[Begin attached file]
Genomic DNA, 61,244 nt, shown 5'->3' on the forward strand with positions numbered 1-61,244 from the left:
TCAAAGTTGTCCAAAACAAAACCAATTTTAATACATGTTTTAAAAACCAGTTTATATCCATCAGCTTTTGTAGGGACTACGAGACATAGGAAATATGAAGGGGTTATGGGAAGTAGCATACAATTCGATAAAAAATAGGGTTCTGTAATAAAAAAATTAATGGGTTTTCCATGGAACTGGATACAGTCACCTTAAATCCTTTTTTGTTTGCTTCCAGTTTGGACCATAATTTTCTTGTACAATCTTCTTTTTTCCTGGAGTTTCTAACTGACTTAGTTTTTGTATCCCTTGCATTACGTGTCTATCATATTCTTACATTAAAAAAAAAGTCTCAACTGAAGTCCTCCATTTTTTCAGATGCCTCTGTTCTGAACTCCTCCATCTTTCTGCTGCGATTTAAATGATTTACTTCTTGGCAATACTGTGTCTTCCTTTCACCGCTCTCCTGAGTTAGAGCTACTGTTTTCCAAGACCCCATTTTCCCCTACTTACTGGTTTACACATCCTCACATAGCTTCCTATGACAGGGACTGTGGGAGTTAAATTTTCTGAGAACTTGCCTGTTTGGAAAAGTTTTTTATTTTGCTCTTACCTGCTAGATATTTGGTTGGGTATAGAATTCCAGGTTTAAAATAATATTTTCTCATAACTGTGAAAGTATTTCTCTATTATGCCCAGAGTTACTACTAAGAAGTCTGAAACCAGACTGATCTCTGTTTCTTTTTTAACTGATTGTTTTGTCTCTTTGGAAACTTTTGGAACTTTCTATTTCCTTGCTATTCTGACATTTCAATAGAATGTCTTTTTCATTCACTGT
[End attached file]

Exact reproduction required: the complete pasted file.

Genomic DNA, 61,244 nt, shown 5'->3' on the forward strand with positions numbered 1-61,244 from the left:
TCAAAGTTGTCCAAAACAAAACCAATTTTAATACATGTTTTAAAAACCAGTTTATATCCATCAGCTTTTGTAGGGACTACGAGACATAGGAAATATGAAGGGGTTATGGGAAGTAGCATACAATTCGATAAAAAATAGGGTTCTGTAATAAAAAAATTAATGGGTTTTCCATGGAACTGGATACAGTCACCTTAAATCCTTTTTTGTTTGCTTCCAGTTTGGACCATAATTTTCTTGTACAATCTTCTTTTTTCCTGGAGTTTCTAACTGACTTAGTTTTTGTATCCCTTGCATTACGTGTCTATCATATTCTTACATTAAAAAAAAAGTCTCAACTGAAGTCCTCCATTTTTTCAGATGCCTCTGTTCTGAACTCCTCCATCTTTCTGCTGCGATTTAAATGATTTACTTCTTGGCAATACTGTGTCTTCCTTTCACCGCTCTCCTGAGTTAGAGCTACTGTTTTCCAAGACCCCATTTTCCCCTACTTACTGGTTTACACATCCTCACATAGCTTCCTATGACAGGGACTGTGGGAGTTAAATTTTCTGAGAACTTGCCTGTTTGGAAAAGTTTTTTATTTTGCTCTTACCTGCTAGATATTTGGTTGGGTATAGAATTCCAGGTTTAAAATAATATTTTCTCATAACTGTGAAAGTATTTCTCTATTATGCCCAGAGTTACTACTAAGAAGTCTGAAACCAGACTGATCTCTGTTTCTTTTTTAACTGATTGTTTTGTCTCTTTGGAAACTTTTGGAACTTTCTATTTCCTTGCTATTCTGACATTTCAATAGAATGTCTTTTTCATTCACTGT